Boeing Co delivered 61 of its highly profitable 737 jetliners in September, up from 48 a month earlier, taking a step towards recovery from supply shortages that disrupted production at a Seattle-area factory.
The increase shows progress in Boeing’s effort to smooth manufacturing problems. The planemaker brought in 600 mechanics to help tackle out-of-sequence work that left dozens of unfinished aircraft parked around the factory. Mechanics are making headway on jets awaiting parts, enabling Boeing to deliver nine more 737s than it made at the current production pace of 52 a month.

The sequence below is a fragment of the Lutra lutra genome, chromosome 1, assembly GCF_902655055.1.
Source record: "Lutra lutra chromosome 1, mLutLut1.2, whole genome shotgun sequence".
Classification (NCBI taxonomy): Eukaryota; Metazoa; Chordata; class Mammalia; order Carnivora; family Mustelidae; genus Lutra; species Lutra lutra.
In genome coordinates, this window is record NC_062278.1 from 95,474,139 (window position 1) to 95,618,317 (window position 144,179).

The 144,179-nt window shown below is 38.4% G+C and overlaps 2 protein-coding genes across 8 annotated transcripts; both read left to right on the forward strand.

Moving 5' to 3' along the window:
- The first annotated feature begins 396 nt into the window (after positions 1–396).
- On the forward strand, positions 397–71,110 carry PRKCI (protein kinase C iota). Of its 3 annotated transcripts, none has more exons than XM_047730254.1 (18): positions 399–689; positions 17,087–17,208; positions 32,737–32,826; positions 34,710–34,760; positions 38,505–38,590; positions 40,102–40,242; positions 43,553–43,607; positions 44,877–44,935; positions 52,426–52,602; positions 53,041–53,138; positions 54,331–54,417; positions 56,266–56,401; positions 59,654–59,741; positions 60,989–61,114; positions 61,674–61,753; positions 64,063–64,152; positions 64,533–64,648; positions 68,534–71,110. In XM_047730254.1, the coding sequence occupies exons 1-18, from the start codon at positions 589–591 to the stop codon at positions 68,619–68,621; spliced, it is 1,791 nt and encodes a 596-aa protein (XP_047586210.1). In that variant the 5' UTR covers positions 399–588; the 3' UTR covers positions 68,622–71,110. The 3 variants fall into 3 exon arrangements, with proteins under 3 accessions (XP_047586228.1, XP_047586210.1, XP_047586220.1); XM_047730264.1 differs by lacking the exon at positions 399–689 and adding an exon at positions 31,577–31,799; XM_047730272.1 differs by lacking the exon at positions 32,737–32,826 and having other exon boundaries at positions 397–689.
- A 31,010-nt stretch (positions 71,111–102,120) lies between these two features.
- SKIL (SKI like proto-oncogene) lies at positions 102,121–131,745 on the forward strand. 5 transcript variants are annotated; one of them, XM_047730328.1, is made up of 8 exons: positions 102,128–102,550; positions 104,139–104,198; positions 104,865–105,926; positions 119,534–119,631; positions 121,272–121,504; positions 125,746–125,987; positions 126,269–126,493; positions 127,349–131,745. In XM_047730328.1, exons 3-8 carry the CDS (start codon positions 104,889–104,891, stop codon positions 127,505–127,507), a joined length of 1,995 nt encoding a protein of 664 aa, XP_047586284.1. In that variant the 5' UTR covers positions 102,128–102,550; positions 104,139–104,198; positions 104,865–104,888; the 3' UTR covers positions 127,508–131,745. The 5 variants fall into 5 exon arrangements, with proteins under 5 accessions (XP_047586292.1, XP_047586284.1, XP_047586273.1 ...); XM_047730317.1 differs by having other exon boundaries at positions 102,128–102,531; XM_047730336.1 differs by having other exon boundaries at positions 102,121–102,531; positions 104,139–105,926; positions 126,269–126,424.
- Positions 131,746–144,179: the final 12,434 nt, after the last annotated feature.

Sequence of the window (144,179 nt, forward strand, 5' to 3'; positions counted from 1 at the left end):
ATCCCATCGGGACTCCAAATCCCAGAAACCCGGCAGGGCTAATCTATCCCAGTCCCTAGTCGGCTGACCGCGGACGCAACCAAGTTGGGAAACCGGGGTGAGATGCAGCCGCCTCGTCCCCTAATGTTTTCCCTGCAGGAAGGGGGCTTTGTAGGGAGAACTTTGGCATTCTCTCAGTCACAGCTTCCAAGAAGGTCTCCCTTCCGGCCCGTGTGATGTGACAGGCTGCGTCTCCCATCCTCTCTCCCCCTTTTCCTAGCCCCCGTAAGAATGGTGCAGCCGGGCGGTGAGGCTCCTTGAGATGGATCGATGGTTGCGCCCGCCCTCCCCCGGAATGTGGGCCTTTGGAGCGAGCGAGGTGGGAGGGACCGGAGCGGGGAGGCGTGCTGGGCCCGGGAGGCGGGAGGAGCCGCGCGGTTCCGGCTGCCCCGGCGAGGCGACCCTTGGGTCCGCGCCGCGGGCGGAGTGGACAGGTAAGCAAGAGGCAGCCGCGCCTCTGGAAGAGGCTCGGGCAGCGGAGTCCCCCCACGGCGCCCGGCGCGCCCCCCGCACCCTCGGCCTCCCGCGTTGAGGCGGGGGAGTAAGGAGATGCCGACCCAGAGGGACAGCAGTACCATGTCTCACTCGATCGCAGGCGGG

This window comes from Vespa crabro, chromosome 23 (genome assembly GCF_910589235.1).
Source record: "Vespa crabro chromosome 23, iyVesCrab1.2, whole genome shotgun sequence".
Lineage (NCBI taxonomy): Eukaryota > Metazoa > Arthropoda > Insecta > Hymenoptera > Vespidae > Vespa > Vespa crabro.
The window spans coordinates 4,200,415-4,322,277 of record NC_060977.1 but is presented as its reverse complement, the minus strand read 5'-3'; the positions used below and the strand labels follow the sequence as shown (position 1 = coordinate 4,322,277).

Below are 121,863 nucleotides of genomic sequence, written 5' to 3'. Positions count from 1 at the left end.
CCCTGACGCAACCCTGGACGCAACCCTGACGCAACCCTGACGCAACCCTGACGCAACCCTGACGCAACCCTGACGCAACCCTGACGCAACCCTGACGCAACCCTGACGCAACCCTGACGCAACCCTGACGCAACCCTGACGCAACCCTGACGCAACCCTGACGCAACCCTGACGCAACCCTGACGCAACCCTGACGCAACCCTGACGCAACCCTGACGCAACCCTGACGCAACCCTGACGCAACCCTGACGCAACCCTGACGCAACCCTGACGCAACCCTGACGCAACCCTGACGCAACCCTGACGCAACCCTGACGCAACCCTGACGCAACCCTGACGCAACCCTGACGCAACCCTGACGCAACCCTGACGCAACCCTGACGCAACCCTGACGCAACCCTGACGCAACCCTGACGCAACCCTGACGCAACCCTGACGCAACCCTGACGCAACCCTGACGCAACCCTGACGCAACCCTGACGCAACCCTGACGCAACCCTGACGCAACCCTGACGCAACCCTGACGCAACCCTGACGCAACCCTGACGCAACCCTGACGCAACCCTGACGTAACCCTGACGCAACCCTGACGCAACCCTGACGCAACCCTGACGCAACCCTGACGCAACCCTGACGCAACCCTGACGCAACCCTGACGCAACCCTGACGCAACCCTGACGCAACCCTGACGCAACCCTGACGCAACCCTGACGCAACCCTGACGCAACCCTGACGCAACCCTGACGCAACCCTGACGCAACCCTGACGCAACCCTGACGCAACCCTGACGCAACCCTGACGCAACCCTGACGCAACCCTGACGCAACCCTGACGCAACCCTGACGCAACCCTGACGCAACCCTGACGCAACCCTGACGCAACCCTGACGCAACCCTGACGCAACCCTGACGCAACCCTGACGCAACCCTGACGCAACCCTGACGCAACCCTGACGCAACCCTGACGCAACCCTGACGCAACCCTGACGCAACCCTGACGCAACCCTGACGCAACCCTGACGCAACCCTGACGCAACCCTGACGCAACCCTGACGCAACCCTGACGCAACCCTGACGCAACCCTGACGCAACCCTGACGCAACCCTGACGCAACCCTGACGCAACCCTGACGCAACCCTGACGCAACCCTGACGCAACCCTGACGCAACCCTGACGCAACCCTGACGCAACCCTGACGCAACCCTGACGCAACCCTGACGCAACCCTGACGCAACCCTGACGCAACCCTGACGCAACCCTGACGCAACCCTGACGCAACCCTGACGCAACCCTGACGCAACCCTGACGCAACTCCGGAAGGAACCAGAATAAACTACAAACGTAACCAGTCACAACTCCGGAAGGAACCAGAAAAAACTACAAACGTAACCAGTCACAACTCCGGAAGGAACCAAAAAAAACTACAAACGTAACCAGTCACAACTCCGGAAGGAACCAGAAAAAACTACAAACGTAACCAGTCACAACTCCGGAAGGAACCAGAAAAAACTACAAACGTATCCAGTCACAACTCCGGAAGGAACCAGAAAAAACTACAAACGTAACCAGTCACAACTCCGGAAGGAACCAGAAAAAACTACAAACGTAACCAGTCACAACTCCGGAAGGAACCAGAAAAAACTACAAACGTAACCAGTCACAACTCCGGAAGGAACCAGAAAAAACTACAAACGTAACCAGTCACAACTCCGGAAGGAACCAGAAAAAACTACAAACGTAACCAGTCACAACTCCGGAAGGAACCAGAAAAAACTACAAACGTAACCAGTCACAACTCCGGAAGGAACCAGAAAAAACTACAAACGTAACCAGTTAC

Monthly shipments of the narrow-body plane, Boeing’s biggest source of profit, have steadily improved since hitting a six-year low in July. On a quarterly basis, Boeing delivered 190 commercial aircraft, 12 fewer than a year ago as shortages of cabin equipment slowed some wide-body shipments. Executives expect 737 production to improve and have left full-year delivery targets intact.
“We expect a full recovery in the fourth quarter,” Jefferies analyst Sheila Kahyaoglu said in a report to clients. Boeing will need to ship about 183 of its 737 planes to reach full-year targets, “which seems achievable given the production rate and current parked aircraft.”